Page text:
Following up on DbAssert I’ve made a few changes to it. They are really minor ones.

Ability to add additional conditions like this:

dbAssert.condition("id", 1).addCondition("name", "John Doe");

Another change which brings more real functionality is:

// checks if count of the records returned equals given value
dbAssert.assert_count(0);

So we’ve all here been using DbAssert for two months already and I think we’re pretty satisfied with it. But… we’ve been missing one thing – putting a datasource to a known state before executing our tests.

Everybody knows that good unit test is the test that can live on its own without any dependencies or much dependencies from other components or external datasources. Partially this can be done by mocking up external resources, but often you do really want to test your logic that retrieves something from a datasource. You want to make sure it works, don’t you? So that’s what DbAssert and DbSource are about. Yes, here is another quirky name – DbSource that allows you to put database to a known state.

Often your business logic and tests require some existing data in database, or requires your datasource being in consistent known state between test executions. It means if you test business logic that inserts customer record to database you want to be able to run it as multiple times as you want without having manually delete it after each execution. So you couldn’t end up with something like “PrimaryKeyVialationException” for the same record when you try to insert it second time. Here you go!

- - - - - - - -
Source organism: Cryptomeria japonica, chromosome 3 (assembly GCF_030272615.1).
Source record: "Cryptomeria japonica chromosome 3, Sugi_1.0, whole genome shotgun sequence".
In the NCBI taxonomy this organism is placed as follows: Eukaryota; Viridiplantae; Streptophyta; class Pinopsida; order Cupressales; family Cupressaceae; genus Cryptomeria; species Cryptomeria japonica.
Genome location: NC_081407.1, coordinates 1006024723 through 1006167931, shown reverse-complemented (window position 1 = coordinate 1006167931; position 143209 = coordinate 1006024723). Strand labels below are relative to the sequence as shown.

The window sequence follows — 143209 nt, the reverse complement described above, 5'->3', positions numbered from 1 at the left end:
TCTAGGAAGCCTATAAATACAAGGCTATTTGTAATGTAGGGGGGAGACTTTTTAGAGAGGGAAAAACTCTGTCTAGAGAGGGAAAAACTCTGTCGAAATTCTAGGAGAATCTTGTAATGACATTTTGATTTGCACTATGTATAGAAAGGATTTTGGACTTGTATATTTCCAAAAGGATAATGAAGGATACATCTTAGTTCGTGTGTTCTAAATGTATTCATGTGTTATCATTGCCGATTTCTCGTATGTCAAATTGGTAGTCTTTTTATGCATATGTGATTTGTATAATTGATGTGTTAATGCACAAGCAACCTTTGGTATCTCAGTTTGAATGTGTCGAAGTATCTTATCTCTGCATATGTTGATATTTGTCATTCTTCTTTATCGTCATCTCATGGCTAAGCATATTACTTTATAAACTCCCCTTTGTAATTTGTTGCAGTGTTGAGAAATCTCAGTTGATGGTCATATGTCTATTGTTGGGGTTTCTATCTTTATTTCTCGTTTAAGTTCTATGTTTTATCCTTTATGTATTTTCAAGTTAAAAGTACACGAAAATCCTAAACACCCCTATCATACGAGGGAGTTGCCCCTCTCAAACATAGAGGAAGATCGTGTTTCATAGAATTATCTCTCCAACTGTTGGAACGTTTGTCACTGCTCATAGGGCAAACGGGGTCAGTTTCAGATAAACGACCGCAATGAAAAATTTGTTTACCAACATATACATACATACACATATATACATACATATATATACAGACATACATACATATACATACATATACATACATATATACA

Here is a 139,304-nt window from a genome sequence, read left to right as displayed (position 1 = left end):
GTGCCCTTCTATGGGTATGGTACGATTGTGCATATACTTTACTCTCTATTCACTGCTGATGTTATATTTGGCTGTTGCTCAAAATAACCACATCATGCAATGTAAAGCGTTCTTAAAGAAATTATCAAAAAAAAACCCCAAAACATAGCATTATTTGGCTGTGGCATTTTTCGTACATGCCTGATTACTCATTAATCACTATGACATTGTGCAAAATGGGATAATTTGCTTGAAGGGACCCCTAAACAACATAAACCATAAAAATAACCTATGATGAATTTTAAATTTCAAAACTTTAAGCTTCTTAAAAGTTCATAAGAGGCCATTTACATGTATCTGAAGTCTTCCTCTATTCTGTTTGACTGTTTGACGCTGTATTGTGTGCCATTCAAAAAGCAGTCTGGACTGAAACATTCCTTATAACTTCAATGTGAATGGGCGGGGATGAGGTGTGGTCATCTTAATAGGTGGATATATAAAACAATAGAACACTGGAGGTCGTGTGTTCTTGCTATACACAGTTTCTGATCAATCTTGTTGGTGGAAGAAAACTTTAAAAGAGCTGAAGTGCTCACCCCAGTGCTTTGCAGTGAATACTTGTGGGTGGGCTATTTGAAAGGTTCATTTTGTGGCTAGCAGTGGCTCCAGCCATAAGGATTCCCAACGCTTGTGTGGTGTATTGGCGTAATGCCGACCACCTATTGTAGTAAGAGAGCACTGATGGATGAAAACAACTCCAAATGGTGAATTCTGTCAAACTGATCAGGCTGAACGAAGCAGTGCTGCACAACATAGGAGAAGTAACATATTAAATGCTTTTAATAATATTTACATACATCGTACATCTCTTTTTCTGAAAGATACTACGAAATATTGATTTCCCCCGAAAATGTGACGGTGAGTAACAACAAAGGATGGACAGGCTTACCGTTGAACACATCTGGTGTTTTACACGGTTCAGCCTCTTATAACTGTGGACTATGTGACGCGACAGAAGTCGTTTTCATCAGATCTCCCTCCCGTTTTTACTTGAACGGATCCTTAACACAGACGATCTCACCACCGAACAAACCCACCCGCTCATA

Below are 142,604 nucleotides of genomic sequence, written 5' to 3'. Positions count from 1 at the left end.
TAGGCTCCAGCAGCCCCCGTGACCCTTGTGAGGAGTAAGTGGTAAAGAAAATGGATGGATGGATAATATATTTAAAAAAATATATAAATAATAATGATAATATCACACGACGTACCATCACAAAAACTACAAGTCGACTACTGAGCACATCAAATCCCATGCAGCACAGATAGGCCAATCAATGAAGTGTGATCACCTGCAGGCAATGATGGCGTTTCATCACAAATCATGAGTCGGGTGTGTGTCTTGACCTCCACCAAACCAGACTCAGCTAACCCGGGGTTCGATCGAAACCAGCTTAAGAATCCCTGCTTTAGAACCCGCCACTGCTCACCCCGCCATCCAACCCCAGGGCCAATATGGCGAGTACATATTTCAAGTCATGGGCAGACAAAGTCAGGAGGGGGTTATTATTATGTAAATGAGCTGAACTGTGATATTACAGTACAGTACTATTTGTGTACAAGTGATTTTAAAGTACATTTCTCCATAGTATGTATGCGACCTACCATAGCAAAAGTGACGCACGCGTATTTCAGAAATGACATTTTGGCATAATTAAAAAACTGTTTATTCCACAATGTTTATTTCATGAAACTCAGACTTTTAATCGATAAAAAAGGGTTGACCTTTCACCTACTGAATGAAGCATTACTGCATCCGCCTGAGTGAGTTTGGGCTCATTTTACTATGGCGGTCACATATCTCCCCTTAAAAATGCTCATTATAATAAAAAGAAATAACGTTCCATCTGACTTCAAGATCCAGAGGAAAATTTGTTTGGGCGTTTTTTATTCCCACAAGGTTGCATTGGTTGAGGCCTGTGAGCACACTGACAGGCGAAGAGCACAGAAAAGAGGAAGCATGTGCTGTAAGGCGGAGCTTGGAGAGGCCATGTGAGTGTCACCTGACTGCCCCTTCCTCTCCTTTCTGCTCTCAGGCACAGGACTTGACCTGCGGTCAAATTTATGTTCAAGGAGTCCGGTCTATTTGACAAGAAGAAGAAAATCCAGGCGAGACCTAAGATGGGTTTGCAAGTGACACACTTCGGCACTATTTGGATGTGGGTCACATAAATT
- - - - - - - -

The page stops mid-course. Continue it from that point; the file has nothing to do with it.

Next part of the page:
What DbSource does is puts your datasource in a known state plus a little bit more.

Let’s see the initialization process which is similar to DbAssert:

dbSource = DbSource.init("org/testfw/TestSources.xml", "test_source", getClass());

To clean a given table use:

dbSource.clean_table("customer");

What if I want to clean more than one table for my test?
Should I do something like this:

//wipe out all the tables available in this datasource
dbSource.clean_source();

Or something like this:

dbSource.clean_tables(new String[]{"customers", "address", "countries"})

I don’t know yet. So I’d really like to hear what you think.

Another neat feature of DbSource is fixtures. Yes, I did borrow this from RoR.
Let’s say your test relies on some data in database so you need to load this data first.

dbSource.fixture("customers");

This assumes that you want to insert records from customers.yml file to customers table.
Again, what if I want to load a number of fixtures? What is the best syntax for this?

How do we find customers.yml which is YAML file format and looks like this:

customer_one:
    id: 1
    name: John Smith
customer_two:
    id: 2
    name: Joe Doe	

To locate it we passed reference to current class in to DbSource.init() method. This implies that we have folder named fixtures on the same level as your test class which contains all your fixture files.

- MyTest.java
- fixtures/
	- customers.yml

If you don’t want to follow that convention then don’t pass class name to the DbSource init method and use full path to your fixture file.

dbSource.fixture("org/testfw/customers.yml");

There is one more thing. :) There is a way to get values from fixtures:

//load data to customers table and return fixture
final Fixture fixtures = dbSource.fixture("customers");

// get all the fields for customer_one in the fixture
final Fixture customer_one = (Fixture) fixtures.get("customer_one");

//check that value returned by business logic (customerDao) is the same that we have in database
assertEquals(customer_one.get("name"), customerDao.findById(customer_one.get("id")));

Using jUnit’s @Before and @BeforeClass annotations you can vary your cleaning strategies: before every test method so they can start on fresh instance or cleaning it once. That should give enough flexibility for your needs.

So how is it?

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